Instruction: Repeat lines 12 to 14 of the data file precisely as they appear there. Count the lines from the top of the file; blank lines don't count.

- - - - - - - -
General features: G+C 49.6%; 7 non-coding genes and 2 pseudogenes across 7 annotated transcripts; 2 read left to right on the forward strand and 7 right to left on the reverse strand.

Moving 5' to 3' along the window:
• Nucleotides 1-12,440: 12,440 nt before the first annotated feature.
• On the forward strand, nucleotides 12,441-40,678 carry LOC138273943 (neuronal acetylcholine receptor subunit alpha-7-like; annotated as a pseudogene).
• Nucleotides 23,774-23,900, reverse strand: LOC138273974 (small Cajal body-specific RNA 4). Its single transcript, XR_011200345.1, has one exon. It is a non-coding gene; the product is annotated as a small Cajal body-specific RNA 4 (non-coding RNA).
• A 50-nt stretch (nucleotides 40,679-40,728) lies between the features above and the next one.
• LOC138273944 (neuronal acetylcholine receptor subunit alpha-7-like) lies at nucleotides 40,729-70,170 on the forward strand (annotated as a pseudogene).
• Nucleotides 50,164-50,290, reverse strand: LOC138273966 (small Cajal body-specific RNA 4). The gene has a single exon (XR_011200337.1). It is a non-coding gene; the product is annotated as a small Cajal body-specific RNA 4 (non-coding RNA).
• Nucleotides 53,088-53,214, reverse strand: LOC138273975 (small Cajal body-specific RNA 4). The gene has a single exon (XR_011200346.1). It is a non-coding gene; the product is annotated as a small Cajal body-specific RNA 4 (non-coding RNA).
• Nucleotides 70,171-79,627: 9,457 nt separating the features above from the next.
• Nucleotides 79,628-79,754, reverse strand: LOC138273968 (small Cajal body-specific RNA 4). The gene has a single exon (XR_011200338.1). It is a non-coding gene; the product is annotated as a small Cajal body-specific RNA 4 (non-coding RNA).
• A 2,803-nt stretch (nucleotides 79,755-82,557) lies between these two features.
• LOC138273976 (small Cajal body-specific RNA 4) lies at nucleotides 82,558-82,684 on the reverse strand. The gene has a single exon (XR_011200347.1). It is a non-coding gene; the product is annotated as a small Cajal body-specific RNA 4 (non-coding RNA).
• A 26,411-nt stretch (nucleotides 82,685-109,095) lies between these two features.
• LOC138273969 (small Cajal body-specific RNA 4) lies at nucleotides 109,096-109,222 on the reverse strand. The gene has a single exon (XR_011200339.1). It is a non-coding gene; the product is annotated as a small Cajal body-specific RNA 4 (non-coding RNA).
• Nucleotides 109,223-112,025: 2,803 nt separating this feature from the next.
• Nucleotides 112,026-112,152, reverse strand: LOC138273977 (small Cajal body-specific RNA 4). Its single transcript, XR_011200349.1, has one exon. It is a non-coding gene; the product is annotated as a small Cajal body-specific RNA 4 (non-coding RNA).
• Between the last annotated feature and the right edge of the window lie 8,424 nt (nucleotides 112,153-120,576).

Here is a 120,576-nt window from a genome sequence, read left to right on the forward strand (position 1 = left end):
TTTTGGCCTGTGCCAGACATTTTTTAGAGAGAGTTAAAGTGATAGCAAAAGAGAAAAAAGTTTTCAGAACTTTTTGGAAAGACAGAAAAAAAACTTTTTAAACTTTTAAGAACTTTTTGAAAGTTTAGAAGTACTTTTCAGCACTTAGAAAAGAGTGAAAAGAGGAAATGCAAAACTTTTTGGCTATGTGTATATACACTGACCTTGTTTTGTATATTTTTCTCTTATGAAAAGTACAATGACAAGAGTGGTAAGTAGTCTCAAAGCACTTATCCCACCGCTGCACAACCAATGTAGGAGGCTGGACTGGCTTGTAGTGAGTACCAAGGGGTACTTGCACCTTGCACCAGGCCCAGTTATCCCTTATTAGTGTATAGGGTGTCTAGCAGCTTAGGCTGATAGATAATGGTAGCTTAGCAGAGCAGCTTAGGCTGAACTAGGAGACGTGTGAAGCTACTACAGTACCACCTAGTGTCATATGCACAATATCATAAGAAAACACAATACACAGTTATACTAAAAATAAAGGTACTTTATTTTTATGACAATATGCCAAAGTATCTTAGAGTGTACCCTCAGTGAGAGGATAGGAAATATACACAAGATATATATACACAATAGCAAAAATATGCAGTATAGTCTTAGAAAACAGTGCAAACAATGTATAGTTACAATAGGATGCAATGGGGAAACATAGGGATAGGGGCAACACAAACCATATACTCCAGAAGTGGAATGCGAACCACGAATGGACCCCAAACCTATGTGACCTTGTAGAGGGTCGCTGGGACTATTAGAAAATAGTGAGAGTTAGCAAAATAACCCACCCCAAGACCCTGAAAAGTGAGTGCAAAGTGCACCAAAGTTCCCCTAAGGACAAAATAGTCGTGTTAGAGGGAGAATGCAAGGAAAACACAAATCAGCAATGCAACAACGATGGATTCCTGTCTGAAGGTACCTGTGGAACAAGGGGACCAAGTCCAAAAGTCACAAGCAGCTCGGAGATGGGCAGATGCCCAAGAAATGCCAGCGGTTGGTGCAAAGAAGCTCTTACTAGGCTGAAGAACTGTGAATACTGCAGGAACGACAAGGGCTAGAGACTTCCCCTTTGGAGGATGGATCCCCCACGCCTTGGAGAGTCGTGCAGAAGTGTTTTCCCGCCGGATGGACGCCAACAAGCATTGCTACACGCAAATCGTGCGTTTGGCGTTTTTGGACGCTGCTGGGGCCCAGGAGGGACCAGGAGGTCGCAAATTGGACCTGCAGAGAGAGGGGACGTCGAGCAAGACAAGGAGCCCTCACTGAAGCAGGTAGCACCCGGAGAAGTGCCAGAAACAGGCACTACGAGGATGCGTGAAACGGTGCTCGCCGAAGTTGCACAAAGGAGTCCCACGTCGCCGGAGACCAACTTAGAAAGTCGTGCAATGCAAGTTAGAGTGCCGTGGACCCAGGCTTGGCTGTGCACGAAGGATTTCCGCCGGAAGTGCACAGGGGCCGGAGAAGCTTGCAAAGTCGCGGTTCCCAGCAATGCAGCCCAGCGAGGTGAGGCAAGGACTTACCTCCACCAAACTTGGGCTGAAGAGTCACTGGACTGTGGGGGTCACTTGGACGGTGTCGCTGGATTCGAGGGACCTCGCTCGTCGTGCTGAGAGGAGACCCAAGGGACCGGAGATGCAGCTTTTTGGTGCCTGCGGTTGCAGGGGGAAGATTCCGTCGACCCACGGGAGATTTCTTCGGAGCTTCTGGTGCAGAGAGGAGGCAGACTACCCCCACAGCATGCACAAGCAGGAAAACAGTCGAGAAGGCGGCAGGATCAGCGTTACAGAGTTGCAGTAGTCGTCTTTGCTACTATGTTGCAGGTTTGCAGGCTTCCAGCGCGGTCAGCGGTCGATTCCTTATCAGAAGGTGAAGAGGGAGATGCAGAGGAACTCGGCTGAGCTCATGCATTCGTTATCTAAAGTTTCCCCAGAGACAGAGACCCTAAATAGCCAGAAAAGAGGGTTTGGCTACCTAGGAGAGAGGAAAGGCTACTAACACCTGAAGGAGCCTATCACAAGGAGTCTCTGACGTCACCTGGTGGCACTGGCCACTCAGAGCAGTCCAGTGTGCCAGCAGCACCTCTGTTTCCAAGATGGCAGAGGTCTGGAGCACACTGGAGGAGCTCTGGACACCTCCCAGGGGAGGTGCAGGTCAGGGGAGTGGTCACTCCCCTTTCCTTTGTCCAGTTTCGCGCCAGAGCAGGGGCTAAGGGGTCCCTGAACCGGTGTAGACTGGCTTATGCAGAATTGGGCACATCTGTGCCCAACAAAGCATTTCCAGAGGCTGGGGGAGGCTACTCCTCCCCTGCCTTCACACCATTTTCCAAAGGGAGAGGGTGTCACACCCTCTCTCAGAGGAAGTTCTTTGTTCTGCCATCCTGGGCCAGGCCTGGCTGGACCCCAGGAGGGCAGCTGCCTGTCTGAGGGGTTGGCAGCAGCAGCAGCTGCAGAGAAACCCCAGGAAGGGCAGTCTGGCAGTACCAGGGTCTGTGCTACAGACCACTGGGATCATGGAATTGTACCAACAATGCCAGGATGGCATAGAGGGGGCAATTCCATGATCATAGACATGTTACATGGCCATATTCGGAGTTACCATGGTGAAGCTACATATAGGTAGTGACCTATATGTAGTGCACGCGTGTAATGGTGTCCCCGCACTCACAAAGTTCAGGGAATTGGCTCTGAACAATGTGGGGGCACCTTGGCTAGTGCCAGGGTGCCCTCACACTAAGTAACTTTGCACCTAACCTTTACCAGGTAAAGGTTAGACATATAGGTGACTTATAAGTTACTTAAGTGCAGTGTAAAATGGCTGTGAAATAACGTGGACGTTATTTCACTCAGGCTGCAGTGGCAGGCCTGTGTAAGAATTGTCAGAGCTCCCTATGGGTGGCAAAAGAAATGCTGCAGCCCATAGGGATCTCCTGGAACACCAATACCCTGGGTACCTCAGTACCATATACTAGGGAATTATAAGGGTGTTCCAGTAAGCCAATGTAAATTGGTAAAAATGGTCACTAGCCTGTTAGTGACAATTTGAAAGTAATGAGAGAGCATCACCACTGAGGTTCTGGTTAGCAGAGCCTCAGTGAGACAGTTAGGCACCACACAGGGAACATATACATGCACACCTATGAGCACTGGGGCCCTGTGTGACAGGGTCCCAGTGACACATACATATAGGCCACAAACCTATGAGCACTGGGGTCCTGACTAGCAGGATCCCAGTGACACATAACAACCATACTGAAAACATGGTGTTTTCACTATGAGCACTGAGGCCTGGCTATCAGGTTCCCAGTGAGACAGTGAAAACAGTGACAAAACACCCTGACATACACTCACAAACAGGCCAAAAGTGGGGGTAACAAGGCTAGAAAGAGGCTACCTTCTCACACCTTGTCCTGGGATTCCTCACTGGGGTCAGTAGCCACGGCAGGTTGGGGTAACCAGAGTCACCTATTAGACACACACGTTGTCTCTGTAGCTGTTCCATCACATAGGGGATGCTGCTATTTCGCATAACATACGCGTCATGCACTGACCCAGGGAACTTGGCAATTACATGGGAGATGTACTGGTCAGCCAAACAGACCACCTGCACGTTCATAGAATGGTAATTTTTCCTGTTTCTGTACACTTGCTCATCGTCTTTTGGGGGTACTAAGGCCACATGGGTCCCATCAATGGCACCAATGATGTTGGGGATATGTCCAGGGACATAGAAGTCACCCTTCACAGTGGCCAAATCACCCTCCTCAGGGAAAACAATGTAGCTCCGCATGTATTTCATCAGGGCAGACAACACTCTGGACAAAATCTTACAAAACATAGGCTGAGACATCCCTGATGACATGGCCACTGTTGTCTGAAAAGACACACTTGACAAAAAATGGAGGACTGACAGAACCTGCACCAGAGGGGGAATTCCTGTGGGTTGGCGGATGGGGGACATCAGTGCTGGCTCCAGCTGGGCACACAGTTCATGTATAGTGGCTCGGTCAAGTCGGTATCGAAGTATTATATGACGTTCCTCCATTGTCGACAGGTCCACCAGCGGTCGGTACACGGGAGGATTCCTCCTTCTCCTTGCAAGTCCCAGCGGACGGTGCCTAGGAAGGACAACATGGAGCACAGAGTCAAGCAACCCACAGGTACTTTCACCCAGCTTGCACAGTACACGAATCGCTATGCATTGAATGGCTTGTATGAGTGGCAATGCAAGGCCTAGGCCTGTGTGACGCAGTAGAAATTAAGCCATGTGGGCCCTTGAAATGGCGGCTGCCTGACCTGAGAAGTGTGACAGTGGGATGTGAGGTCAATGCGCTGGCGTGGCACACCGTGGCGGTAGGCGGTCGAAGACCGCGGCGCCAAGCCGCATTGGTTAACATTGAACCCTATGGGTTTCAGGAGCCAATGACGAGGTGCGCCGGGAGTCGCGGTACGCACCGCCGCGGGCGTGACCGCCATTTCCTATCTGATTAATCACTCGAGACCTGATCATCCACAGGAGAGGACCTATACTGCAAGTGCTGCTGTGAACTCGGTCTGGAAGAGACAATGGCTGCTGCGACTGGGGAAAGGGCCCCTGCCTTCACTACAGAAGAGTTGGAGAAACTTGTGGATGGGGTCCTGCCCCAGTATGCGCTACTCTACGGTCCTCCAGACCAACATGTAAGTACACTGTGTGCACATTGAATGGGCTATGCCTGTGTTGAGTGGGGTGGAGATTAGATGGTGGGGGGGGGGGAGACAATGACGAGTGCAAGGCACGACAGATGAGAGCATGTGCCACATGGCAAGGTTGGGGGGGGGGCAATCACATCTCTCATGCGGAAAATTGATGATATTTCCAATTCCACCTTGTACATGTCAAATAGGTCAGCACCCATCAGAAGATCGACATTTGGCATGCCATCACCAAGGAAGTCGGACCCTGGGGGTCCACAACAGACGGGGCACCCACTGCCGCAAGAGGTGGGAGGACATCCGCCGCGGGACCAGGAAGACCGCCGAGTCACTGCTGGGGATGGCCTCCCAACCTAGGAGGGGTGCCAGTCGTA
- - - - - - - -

• A 2,803-nt stretch (nucleotides 79,755-82,557) lies between these two features.
• LOC138273976 (small Cajal body-specific RNA 4) lies at nucleotides 82,558-82,684 on the reverse strand. The gene has a single exon (XR_011200347.1). It is a non-coding gene; the product is annotated as a small Cajal body-specific RNA 4 (non-coding RNA).
• A 26,411-nt stretch (nucleotides 82,685-109,095) lies between these two features.